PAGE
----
Earlier this month, Facebook initiated a court battle against the ad services company BrandTotal over allegations that it scraped users' data.
Facebook alleged in an October 1 lawsuit that BrandTotal violated the social networking platform's terms of service, and ran afoul of a federal anti-hacking law. Facebook also took steps to ban BrandTotal's UpVoice browser extension -- which enabled data collection -- from the platform, and demanded that Google remove UpVoice from the Chrome Web Store.
On Friday, BrandTotal struck back by requesting a restraining order that would require Facebook to stop blocking BrandTotal, and to rescind the takedown notice sent to Google.
“Facebook’s complaint brazenly labels the UpVoice browser extension 'malicious' with no explanation,” the company writes in papers filed late Friday with U.S. District Court Judge Joseph Spero in the Northern District of California. “Far from malicious, BrandTotal has at all times hired skilled data privacy lawyers to make sure it is compliant with all privacy laws, and BrandTotal only analyzes deidentified and aggregated user data to identify advertising trends.”
BrandTotal adds that UpVoice's users explicitly agree to the data collection, and receive payment from the company.
“With the participant’s consent and after they deliberately install the extension in exchange for compensation, BrandTotal is able to collect information about the ads they see and interact with on social media sites like Facebook, as they browse as usual on those sites,” the company argues. “In short, these UpVoice paid users help BrandTotal and its customers better understand effective advertising strategies, including advertising on Facebook.”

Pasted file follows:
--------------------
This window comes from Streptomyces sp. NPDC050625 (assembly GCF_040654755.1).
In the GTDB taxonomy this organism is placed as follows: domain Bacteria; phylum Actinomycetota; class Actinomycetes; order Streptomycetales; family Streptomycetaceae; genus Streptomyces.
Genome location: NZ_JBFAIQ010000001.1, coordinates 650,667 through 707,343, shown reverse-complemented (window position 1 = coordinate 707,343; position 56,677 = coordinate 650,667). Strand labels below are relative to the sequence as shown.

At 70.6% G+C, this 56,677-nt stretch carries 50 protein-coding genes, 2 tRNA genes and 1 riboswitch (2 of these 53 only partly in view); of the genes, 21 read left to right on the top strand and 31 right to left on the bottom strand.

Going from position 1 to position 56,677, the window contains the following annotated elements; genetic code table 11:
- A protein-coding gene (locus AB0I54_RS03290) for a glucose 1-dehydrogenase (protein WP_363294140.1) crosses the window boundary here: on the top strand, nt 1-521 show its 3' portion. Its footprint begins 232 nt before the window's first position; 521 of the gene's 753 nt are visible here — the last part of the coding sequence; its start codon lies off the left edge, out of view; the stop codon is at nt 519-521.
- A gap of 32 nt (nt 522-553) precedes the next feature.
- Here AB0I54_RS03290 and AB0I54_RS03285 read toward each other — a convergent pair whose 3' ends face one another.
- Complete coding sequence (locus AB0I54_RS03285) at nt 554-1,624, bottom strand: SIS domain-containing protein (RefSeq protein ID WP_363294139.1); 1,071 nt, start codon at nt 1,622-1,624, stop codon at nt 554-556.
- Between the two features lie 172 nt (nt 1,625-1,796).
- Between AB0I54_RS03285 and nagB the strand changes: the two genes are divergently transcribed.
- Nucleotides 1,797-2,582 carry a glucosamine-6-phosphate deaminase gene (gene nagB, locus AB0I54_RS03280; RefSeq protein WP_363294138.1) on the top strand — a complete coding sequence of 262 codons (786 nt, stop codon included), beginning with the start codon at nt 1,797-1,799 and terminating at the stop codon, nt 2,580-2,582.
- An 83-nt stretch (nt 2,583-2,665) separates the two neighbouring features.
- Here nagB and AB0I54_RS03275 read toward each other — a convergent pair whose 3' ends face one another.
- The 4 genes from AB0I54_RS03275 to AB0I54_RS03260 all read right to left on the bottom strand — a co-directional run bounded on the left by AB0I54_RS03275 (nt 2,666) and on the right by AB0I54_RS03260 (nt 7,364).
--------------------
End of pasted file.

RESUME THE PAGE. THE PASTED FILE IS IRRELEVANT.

The company -- which says it “stands on the brink of collapse” as a result of Facebook's actions -- alleges that Facebook acted anti-competitively by “unfairly leveraging its power in the social networking market to secure an anticompetitive advantage in the data analytics market.”
BrandTotal argues that its request for a restraining order is supported by a recent ruling involving social networking service LinkedIn and analytics company hiQ Labs, which scrapes data about users from LinkedIn's publicly available pages, analyzes the information to determine which employees are at risk of being poached, and sells the findings to employers.
LinkedIn argued that hiQ's scraping violates users' privacy, as well as the Computer Fraud and Abuse Act, which prohibits companies from accessing computer servers without authorization. hiQ countered that the Computer Fraud and Abuse Act shouldn't be interpreted to prevent companies from scraping publicly available data, and also said LinkedIn was acting anticompetitively.
A trial judge granted hiQ's request for an injunction that required LinkedIn to allow access to its site. That ruling was upheld by the 9th Circuit Court of Appeals.
LinkedIn recently asked the Supreme Court to hear an appeal, but that court hasn't yet said whether it will intervene.
Spero is scheduled to consider BrandTotal's request at a hearing on October 26.